By Dave Bacon and Michael Broughton – Quantum AI Team

Quantum Advantage in Learning from Experiments

In efforts to learn about the quantum world, scientists face a big obstacle: their classical experience of the world. Whenever a quantum system is measured, the act of this measurement destroys the “quantumness” of the state. For example, if the quantum state is in a superposition of two locations, where it can seem to be in two places at the same time, once it is measured, it will randomly appear either ”here” or “there”, but not both. We only ever see the classical shadows cast by this strange quantum world.

A growing number of experiments are implementing machine learning (ML) algorithms to aid in analyzing data, but these have the same limitations as the people they aim to help: They can’t directly access and learn from quantum information. But what if there were a quantum machine learning algorithm that could directly interact with this quantum data?

In “Quantum Advantage in Learning from Experiments”, a collaboration with researchers at Caltech, Harvard, Berkeley, and Microsoft published in Science, we show that a quantum learning agent can perform exponentially better than a classical learning agent at many tasks. Using Google’s quantum computer, Sycamore, we demonstrate the tremendous advantage that a quantum machine learning (QML) algorithm has over the best possible classical algorithm. Unlike previous quantum advantage demonstrations, no advances in classical computing power could overcome this gap. This is the first demonstration of a provable exponential advantage in learning about quantum systems that is robust even on today's noisy hardware.

Quantum Speedup
QML combines the best of both quantum computing and the lesser-known field of quantum sensing.

Quantum computers will likely offer exponential improvements over classical systems for certain problems, but to realize their potential, researchers first need to scale up the number of qubits and to improve quantum error correction. What’s more, the exponential speed-up over classical algorithms promised by quantum computers relies on a big, unproven assumption about so-called “complexity classes” of problems — namely, that the class of problems that can be solved on a quantum computer is larger than those that can be solved on a classical computer.. It seems like a reasonable assumption, and yet, no one has proven it. Until it's proven, every claim of quantum advantage will come with an asterisk: that it can do better than any known classical algorithm.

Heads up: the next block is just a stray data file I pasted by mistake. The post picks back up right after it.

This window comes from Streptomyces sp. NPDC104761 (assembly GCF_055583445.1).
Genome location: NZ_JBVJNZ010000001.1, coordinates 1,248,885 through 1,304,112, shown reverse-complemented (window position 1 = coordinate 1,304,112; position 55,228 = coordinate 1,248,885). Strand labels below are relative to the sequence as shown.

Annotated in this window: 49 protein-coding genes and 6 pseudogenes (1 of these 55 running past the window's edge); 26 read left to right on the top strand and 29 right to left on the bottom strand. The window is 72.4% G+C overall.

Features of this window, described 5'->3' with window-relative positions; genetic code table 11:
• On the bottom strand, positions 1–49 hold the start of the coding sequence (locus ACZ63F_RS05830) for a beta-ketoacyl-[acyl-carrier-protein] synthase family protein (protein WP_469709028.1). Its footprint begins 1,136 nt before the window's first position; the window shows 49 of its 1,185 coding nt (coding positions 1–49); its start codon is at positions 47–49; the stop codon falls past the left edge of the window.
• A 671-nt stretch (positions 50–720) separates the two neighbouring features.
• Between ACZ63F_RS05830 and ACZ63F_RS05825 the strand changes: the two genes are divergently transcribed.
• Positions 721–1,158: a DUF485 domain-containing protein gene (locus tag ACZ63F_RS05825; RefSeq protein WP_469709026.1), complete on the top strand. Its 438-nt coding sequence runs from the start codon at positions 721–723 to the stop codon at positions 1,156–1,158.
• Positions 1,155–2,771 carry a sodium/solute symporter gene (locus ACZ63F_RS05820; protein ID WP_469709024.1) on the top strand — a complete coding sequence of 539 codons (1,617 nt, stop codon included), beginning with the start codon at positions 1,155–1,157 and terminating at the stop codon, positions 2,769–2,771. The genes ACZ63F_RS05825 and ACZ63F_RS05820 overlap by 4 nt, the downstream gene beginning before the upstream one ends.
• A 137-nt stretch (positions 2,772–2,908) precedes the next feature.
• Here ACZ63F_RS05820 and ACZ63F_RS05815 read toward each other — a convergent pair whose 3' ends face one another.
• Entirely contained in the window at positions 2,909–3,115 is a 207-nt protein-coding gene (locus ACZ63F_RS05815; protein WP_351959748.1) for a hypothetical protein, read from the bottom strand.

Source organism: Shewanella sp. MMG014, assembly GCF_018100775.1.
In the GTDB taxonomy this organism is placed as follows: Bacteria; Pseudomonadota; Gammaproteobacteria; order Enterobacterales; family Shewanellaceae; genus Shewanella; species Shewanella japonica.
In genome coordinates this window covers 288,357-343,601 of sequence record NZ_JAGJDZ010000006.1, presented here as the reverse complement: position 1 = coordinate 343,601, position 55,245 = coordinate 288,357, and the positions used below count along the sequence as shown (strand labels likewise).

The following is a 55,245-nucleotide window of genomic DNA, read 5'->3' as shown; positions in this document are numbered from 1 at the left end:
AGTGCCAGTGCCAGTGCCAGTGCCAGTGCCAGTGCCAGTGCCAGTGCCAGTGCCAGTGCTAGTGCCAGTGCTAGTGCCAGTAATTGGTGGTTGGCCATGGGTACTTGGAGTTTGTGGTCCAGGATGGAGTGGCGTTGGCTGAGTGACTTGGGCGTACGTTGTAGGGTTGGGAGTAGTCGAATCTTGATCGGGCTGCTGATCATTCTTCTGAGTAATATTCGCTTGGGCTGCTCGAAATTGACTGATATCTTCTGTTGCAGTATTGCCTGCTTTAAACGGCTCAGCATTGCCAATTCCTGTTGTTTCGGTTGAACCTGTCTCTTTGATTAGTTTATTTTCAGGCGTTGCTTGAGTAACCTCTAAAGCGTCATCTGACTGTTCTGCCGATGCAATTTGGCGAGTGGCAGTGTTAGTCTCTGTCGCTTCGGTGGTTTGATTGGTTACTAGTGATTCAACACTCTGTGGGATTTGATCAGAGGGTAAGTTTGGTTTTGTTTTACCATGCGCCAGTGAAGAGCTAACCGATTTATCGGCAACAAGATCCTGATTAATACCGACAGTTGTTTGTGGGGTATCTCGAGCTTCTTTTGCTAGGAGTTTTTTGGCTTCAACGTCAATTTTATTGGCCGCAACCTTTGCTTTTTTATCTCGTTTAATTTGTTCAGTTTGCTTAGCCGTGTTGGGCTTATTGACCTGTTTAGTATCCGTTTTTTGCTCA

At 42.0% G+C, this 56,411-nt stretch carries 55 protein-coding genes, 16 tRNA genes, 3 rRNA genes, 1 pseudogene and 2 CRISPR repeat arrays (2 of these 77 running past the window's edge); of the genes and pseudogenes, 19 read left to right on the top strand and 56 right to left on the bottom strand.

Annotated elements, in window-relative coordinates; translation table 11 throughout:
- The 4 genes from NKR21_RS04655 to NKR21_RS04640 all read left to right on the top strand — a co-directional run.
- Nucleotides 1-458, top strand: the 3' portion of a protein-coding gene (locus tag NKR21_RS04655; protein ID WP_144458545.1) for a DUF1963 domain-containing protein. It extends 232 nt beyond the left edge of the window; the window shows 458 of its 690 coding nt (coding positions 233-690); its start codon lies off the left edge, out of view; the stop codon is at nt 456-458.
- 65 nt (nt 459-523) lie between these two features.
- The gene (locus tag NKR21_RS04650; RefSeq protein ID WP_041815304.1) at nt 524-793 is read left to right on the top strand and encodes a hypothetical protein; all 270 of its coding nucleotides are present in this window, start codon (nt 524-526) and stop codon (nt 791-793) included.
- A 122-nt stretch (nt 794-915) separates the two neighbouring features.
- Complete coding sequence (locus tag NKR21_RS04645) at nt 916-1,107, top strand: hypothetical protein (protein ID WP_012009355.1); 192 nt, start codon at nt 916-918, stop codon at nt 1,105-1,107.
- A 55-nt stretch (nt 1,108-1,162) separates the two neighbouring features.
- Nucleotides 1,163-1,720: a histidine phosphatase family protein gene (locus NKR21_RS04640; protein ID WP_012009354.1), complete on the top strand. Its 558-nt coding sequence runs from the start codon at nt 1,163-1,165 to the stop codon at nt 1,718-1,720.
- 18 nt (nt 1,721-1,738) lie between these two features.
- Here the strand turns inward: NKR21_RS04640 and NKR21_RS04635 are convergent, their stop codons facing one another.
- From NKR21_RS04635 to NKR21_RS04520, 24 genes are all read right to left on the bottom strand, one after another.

Quantum sensors, on the other hand, are already being used for some high-precision measurements and offer modest (and proven) advantages over classical sensors. Some quantum sensors work by exploiting quantum correlations between particles to extract more information about a system than it otherwise could have. For example, scientists can use a collection of N atoms to measure aspects of the atoms’ environment like the surrounding magnetic fields. Typically the sensitivity to the field that the atoms can measure scales with the square root of N. But if one uses quantum entanglement to create a complex web of correlations between the atoms, then one can improve the scaling to be proportional to N. But as with most quantum sensing protocols, this quadratic speed-up over classical sensors is the best one can ever do.